The BAFTA-winning documentarian raised fears that public service broadcasters with shallower pockets will end up in a “special space without money” that he compared to a “desert island,” while the best contributors opt for docs greenlit by the money-laden U.S. streaming services.
“That’s why I think [paying contributors] is an issue and I know it already happens,” said Azhar, who has made a wealth of docs mainly for the BBC.
Azhar debated with BBC, Sky and Amazon doc bosses this afternoon at the Edinburgh TV Festival over the practice of how much to pay contributors, or whether they should be paid at all.
Sky’s Poppy Dixon shot back at Azhar. “You are presuming that [a contributors’] primary motivation is money,” she said. “The art of negotiation is about building trust and representing yourself by telling an honest story. The money is what follows, it’s a conversation that happens on case-by-case basis.”
“Long gone are the purest days when no one pays contributors,”added Dixon, who compared contributor’s personal stories to “their own IP,” meaning it is fair to pay them.
Prime Video’s Harjeet Chhokar, who has worked on a number of big-budget Amazon sports docs, backed Dixon. “We demand so much of contributors’ time and are often in their houses until midnight or 1 a.m,” he said.
BBC docs boss Clare Sillery’s view sat in the middle of Dixon’s and Azhar’s, as she explained how her team pays a “nominal fee” to contributors rather than large sums of money.
“If people take time off work, need childcare or we are using their gas and electricity then we have to pay them back,” she added. “But we have to know editorial independence is there because it affects [someone’s] motivation in giving a story.”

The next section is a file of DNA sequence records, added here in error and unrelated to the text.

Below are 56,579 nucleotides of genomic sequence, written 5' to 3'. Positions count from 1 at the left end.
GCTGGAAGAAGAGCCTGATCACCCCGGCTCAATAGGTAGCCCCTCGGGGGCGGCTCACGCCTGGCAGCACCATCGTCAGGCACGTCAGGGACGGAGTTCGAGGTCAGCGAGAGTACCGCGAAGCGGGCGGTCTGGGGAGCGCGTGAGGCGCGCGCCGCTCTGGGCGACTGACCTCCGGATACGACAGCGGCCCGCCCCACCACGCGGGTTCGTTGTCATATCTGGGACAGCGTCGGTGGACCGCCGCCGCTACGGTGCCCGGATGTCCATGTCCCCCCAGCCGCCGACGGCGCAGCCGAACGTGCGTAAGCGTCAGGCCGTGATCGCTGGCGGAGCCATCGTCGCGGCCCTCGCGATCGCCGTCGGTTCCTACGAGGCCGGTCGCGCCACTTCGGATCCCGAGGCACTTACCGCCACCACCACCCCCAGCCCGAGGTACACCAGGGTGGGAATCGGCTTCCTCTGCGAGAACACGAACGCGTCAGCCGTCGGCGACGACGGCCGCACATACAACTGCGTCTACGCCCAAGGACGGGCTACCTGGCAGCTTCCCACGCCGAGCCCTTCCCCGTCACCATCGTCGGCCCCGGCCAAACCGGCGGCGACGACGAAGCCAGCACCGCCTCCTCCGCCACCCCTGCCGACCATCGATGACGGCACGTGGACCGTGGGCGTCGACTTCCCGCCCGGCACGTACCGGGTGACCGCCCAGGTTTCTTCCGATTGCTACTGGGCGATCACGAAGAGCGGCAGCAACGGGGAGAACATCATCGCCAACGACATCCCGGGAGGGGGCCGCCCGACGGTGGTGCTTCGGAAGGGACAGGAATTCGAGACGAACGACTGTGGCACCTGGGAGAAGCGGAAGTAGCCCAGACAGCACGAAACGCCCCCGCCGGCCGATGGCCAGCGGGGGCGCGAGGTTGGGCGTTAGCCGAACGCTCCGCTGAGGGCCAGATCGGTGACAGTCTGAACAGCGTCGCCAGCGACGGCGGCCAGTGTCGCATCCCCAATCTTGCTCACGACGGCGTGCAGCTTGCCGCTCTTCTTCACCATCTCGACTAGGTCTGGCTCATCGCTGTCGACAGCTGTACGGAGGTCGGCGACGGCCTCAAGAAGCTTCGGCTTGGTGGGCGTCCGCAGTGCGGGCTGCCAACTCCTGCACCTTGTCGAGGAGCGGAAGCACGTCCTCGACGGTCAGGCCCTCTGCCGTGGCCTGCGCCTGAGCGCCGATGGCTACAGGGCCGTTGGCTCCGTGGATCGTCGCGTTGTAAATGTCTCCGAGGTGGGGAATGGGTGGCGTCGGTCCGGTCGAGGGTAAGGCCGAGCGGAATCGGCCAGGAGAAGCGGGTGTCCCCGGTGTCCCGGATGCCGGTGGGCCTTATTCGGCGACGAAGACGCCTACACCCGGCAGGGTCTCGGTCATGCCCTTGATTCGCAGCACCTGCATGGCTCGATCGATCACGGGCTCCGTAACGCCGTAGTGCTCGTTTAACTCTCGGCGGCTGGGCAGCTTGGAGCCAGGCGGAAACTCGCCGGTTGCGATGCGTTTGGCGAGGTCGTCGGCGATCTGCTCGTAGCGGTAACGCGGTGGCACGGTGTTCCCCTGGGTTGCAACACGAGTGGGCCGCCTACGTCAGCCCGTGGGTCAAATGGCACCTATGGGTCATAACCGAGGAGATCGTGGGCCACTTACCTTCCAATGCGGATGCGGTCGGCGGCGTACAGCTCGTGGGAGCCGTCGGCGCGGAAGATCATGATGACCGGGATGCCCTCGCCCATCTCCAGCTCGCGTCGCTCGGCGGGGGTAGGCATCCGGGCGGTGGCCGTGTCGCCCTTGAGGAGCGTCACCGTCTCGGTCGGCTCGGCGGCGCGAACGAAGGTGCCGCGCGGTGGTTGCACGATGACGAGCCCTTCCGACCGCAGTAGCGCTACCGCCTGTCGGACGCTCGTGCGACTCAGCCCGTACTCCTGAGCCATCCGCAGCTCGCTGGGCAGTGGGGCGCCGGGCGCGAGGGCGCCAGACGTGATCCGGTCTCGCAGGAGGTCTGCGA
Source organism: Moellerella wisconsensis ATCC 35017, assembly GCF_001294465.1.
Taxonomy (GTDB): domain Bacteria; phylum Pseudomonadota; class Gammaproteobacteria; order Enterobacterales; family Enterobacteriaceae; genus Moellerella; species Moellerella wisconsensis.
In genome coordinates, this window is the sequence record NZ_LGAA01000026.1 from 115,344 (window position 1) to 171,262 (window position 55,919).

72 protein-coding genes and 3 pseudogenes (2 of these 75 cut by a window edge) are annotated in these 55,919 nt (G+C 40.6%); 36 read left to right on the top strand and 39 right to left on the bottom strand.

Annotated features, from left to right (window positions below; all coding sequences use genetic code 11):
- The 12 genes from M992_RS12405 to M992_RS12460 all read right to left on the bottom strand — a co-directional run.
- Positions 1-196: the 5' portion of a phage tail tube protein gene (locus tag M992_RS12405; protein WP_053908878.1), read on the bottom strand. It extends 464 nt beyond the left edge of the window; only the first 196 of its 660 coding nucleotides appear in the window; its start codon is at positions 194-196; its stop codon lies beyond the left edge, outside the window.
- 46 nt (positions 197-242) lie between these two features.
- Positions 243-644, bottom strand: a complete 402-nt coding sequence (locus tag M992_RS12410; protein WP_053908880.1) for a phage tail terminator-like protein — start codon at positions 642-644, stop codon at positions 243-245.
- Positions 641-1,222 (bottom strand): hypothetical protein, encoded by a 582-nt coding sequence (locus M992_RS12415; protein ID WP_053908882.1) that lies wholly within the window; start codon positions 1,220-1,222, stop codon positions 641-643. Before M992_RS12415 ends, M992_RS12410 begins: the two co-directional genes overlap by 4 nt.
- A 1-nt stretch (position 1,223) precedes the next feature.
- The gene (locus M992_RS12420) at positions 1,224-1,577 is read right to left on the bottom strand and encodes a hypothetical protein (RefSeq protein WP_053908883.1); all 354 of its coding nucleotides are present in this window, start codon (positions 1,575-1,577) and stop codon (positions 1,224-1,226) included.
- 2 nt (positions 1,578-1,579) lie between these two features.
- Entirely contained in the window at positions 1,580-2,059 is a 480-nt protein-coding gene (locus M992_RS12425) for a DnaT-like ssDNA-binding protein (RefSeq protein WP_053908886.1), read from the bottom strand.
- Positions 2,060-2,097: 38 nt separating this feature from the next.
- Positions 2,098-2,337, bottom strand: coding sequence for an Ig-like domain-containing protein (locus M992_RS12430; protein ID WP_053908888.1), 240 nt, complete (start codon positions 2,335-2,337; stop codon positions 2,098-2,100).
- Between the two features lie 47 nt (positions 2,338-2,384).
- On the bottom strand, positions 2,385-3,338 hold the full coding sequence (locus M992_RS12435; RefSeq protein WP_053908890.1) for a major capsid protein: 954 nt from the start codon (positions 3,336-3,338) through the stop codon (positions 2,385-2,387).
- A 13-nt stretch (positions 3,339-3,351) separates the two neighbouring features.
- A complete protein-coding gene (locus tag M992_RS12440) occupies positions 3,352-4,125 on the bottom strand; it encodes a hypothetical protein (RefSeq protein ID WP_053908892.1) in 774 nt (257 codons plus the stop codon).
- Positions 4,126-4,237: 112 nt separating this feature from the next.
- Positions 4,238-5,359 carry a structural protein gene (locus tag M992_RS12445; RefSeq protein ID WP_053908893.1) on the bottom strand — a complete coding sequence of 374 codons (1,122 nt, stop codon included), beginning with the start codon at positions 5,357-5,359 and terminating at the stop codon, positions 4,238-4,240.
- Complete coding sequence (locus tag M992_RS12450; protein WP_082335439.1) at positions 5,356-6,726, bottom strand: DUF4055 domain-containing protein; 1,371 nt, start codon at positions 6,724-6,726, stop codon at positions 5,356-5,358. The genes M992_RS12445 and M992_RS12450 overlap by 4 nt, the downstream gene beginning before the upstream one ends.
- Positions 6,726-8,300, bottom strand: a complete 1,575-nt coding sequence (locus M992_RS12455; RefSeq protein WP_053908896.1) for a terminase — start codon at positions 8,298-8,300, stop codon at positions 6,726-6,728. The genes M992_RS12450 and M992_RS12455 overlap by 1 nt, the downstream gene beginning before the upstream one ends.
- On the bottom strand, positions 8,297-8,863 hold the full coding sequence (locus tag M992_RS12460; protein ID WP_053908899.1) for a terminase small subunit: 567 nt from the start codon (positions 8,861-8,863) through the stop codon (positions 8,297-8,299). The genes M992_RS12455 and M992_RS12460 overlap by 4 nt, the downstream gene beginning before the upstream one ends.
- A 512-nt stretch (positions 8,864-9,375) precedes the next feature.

Silelry added that the BBC will never pay institutions such as police forces or the NHS beyond reimbursing staff for finding archive footage.
According to Jane Root, the ex-BBC Two controller who runs Welcome to Earth with Will Smith indie Nutopia, audiences expect a “financial relationship” for series like Netflix’s Drive to Survive but crime docs, for example, are trickier to approach regarding payment.
Azhar also raised concerns that present-tense docs which take a long time to make will slowly die out due to funding constraints.
“Demand from streamers and PSBs for scripted is so high but I feel the doc world is thinking ‘do we really know what we’re going to get with this project?’ and that’s a different place to be in,” he said. “I don’t have a problem with testimony driven docs but I don’t know where projects that take longer to get funded are going.”
Azhar backed the BBC for taking a risk on his shows such as Scam Land: Money Mayhem and Maseratis, with Sillery saying the sub-genre is “what we are here for.”